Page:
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Later Qin

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Title: Later Qin  
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Subject: Timeline of Chinese history, Western Qin, Yao Hong, Yao Chang, Fu Deng
Collection: Former Countries in Chinese History, Later Qin
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Later Qin

Later Qin (後秦)




Capital Chang'an
Government Monarchy
 •  384-393 Yao Chang
 •  394-416 Yao Xing
 •  416-417 Yao Hong
 •  Established 384
 •  Yao Chang's claim of imperial title 386
 •  Liu Bobo's rebellion 407
 •  Disestablished 20 September 417[1][2] 417

The Later Qin (simplified Chinese: 后秦; traditional Chinese: 後秦; pinyin: Hòuqín; 384-417), also known as Yao Qin (姚秦), was a state of Qiang ethnicity of the Sixteen Kingdoms during the Jin dynasty (265-420) in China.[3] The Later Qin is entirely distinct from the Qin dynasty, the Former Qin and the Western Qin.

Its second ruler, Yao Xing, supported the propagation of Buddhism by the Madhyamakin monk Kumārajīva.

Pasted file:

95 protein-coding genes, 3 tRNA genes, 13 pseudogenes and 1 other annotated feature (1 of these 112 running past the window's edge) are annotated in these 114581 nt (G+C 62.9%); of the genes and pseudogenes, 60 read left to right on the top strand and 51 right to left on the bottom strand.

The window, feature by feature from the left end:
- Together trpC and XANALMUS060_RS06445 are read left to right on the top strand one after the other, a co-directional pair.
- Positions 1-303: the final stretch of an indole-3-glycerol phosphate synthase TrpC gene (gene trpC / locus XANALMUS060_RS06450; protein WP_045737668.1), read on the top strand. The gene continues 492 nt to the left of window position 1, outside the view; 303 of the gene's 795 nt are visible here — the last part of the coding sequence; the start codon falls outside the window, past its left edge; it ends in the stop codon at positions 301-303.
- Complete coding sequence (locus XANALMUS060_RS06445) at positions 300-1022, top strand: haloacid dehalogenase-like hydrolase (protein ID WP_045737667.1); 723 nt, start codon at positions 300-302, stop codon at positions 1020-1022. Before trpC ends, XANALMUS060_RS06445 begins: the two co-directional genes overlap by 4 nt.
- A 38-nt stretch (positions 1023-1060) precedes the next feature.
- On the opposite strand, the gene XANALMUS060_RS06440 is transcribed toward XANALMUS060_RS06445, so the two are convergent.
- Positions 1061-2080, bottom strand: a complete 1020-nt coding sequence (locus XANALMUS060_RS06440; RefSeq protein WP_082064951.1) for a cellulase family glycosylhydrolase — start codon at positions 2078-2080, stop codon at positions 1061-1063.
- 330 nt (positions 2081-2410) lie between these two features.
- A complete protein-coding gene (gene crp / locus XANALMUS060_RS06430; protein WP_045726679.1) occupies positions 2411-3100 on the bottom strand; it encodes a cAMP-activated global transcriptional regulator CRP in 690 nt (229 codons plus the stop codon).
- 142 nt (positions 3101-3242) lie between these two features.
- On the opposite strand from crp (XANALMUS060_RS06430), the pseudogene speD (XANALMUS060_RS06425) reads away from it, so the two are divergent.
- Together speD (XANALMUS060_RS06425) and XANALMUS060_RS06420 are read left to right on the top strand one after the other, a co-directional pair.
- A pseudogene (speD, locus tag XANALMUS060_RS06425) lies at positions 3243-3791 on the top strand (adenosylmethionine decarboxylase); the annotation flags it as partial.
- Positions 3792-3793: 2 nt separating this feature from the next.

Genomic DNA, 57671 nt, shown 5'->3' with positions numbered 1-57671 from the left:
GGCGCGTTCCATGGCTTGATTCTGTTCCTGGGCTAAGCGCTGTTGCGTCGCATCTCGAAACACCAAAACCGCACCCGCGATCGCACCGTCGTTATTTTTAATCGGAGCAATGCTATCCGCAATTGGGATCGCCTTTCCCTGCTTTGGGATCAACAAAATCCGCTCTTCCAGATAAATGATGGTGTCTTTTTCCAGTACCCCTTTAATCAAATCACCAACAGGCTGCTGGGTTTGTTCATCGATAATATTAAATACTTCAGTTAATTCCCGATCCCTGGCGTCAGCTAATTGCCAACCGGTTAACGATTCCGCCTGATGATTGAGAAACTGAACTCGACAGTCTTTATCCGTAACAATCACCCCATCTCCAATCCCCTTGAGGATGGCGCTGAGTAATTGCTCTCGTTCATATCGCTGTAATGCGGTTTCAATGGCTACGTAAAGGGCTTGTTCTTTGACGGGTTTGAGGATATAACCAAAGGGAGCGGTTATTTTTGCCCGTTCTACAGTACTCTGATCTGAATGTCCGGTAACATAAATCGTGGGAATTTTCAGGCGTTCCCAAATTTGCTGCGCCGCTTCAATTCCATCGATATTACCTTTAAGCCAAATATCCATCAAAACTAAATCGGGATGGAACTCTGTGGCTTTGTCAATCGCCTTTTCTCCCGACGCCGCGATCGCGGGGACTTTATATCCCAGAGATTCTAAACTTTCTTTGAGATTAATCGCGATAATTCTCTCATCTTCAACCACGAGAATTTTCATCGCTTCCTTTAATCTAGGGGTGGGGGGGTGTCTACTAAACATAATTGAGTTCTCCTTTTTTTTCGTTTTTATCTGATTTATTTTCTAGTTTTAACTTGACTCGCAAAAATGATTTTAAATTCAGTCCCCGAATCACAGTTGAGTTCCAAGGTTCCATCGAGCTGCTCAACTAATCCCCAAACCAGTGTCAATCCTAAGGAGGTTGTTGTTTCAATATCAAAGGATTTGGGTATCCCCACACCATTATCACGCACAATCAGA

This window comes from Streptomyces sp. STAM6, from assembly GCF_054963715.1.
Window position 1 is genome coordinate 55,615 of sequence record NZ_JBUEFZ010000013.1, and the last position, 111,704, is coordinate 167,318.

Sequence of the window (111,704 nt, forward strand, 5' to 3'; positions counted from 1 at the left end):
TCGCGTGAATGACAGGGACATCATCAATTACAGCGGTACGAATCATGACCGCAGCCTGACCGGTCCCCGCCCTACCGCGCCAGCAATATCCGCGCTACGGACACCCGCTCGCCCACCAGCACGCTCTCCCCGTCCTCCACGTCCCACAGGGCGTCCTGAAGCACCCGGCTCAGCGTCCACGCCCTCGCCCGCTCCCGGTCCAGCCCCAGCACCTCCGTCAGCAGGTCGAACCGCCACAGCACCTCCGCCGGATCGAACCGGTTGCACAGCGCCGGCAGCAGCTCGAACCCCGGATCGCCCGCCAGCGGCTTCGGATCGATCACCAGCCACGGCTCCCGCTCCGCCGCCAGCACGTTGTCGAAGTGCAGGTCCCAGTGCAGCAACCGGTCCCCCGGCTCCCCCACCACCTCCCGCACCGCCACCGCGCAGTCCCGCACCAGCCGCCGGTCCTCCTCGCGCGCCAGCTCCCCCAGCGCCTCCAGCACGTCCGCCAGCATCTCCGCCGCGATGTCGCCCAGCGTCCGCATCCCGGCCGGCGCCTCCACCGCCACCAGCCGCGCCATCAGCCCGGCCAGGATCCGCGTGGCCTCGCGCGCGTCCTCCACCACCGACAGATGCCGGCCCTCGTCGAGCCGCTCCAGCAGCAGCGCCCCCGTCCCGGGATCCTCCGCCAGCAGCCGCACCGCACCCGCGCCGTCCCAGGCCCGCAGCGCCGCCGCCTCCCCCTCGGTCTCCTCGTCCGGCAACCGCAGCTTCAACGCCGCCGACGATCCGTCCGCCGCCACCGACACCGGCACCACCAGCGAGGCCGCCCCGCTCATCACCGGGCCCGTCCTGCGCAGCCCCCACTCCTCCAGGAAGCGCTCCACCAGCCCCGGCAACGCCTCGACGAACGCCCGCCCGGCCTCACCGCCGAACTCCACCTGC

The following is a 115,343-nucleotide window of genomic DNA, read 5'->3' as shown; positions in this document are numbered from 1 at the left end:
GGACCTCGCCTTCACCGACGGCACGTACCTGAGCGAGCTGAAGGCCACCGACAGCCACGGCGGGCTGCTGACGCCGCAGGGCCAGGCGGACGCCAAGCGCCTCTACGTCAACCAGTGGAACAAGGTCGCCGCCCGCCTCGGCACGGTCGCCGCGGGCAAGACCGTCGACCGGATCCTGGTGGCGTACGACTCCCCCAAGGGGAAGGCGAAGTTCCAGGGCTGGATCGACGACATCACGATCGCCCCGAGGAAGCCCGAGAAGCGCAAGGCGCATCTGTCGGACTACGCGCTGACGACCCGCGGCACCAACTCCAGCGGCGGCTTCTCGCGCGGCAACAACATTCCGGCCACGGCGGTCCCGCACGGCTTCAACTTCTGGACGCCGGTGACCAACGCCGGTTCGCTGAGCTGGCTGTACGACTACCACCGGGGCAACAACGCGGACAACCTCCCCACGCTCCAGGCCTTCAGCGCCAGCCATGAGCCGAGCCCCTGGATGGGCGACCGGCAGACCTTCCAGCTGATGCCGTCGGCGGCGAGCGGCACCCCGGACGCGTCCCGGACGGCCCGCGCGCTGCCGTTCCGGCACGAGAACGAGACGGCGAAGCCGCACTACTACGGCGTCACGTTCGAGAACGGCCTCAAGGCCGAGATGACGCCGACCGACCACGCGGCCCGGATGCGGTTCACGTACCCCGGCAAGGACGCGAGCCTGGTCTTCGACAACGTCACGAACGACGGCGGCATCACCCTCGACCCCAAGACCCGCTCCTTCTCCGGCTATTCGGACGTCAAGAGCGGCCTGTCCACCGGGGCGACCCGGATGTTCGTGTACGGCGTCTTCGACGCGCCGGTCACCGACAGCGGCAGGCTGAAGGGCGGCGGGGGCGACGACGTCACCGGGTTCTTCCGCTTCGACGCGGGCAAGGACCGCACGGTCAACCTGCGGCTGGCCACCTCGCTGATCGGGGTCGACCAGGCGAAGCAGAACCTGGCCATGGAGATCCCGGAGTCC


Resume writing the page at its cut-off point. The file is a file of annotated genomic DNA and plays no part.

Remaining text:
All rulers of the Later Qin declared themselves emperors, but for a substantial part of Yao Xing's reign, he used the title Tian Wang.


  • Rulers of the Later Qin 1
  • Rulers family tree 2
  • See also 3
  • Notes and references 4

Rulers of the Later Qin

Temple names Posthumous names Family names and given name Durations of reigns Era names and their according durations
Chinese convention: use family and given names
Taizu (太祖 Tàizǔ) Wuzhao (武昭 Wǔzhāo) Yáo Cháng (姚萇) 384-393 Baique (白雀 Báiquè) 384-386
Jianchu (建初 Jiànchū) 386-393
Gaozu (高祖 Gāozǔ) Wenhuan (文桓 Wénhuán) Yáo Xīng (姚興) 394-416 Huangchu (皇初 Huángchū) 394-399
Hongshi (弘始 Hóngshǐ) 399-416
Did not exist Hòuzhǔ (後主 Hòuzhǔ) Yáo Hóng (姚泓) 416-417 Yonghe (永和 Yǒnghé) 416-417

Rulers family tree

See also

Notes and references

  1. ^
  2. ^ Zizhi Tongjian, vol. 118.
  3. ^ Grousset, Rene (1970). The Empire of the Steppes. Rutgers University Press. p. 59.  
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